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Re: Something stirs in the Undergrowth

Post by ed » Sat May 23, 2020 10:56 pm

I just had a flashback to the seventies....I remember having a conversation with a chum(he had Mitchel hydraulic reference and quad33/303 and b&w dm2s) he was arguing that amplifiers with tone controls were getting away from what the music should sound like. Like many people at the time he was looking to change his amp for one that had no tone control whatsoever because that was the purist approach.

Me? I really don't know anymore...but try applying that mindset to the DSP approach.

I recently read this on the soundguys website:

"By using a modern DSP, you no longer need to hope that your audio gear will sound good, you can force it to at any time by having the electronics compensate for shortcomings."

bearing in mind that 'sound good' is a personal and subjective metric...what exactly are you chaps trying to achieve with DSP?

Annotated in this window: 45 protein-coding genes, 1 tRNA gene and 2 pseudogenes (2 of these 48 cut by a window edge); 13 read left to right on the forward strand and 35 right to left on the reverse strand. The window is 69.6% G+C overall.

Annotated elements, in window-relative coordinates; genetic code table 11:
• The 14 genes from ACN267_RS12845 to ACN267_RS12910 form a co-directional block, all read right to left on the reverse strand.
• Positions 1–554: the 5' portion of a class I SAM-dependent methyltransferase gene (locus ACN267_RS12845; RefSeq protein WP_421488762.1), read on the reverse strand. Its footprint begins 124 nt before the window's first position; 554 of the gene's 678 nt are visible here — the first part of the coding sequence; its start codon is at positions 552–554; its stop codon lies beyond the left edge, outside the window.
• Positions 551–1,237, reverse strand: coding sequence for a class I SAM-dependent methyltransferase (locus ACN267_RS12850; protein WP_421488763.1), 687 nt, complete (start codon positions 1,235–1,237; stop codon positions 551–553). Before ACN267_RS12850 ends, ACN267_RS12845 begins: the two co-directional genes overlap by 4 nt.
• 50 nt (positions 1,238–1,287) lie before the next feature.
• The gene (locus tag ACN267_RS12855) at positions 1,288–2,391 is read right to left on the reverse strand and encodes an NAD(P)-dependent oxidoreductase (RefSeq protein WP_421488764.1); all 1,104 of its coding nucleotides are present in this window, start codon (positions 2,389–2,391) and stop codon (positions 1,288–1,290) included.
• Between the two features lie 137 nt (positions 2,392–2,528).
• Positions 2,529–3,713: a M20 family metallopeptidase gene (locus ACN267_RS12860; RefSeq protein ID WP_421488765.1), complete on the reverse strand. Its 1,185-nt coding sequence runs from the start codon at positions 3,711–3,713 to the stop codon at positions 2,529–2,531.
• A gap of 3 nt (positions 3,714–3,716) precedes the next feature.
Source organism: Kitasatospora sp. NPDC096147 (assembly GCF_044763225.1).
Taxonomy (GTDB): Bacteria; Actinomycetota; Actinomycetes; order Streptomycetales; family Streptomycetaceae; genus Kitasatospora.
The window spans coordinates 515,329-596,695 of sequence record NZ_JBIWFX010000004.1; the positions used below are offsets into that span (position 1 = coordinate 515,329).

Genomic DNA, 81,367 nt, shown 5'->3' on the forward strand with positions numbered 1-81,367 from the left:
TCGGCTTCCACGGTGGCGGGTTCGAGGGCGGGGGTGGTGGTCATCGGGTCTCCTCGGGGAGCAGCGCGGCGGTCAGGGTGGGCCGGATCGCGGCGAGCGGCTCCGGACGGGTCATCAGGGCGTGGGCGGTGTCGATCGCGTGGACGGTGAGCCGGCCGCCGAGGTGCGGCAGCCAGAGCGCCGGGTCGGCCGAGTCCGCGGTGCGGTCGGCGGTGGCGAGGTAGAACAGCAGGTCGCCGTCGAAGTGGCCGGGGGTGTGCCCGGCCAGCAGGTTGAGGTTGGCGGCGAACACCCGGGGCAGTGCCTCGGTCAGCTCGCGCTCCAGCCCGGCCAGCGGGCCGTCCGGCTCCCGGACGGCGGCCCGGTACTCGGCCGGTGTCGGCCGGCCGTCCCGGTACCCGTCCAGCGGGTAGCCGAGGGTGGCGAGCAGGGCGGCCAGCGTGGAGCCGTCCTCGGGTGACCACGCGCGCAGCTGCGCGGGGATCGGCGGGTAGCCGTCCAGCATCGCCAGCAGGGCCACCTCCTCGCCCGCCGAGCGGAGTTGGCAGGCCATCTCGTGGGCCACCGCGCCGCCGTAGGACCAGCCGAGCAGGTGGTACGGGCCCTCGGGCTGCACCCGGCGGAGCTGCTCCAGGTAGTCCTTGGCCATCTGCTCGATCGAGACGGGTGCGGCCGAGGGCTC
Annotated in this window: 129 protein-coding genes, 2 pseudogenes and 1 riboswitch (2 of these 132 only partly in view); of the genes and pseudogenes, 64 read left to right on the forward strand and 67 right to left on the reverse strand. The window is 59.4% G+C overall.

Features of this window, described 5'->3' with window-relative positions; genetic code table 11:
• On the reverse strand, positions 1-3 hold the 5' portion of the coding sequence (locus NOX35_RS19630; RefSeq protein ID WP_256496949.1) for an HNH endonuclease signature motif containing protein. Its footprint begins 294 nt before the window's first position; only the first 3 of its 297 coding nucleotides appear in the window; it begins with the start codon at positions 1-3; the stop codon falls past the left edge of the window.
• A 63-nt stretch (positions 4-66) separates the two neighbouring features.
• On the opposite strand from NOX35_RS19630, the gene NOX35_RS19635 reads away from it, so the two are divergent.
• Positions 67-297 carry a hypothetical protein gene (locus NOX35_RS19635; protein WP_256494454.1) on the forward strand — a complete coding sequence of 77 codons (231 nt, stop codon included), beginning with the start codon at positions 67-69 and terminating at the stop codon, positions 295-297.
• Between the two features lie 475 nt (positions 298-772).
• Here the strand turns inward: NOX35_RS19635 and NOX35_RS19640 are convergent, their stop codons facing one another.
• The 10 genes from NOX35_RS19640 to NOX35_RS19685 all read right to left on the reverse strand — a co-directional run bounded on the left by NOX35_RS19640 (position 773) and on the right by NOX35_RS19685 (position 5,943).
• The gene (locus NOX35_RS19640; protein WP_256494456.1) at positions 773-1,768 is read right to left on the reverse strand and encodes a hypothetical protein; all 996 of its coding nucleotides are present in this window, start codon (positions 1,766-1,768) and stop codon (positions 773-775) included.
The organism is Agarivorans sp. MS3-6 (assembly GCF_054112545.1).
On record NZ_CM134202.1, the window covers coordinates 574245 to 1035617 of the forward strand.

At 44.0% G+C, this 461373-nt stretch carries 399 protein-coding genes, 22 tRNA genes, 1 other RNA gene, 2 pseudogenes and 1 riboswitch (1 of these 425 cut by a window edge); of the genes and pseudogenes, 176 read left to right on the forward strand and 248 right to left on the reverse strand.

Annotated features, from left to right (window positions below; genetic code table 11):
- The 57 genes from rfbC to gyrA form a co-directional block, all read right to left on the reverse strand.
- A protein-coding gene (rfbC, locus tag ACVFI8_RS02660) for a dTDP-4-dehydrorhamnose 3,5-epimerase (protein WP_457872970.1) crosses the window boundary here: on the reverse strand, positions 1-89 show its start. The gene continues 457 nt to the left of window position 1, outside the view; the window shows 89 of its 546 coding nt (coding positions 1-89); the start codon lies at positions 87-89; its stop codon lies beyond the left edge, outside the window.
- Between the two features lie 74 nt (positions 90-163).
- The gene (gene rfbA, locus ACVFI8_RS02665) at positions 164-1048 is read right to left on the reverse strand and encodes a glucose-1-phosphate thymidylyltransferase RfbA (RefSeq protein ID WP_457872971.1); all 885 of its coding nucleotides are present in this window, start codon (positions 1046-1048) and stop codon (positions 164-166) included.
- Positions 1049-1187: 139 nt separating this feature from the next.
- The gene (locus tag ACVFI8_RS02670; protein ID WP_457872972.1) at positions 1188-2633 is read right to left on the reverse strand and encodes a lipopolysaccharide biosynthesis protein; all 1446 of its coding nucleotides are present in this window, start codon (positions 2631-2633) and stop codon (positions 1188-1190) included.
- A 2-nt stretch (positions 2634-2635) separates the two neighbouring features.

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Re: Something stirs in the Undergrowth

Post by Nick » Sat May 23, 2020 11:16 pm

what exactly are you chaps trying to achieve with DSP?
If I understand correctly, filters with group delay instead of phase delay.
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Re: Something stirs in the Undergrowth

Post by ed » Sun May 24, 2020 8:54 am

Ahh ha..much obliged, thanks.

Coming from a strictly user perspective, having used it just to emphasise instruments good points or dismiss their failings, bringing them(the instruments) further forward or further back in the mix.

I will read, much to learn there is!
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Re: Something stirs in the Undergrowth

Post by chris661 » Sun May 24, 2020 9:19 am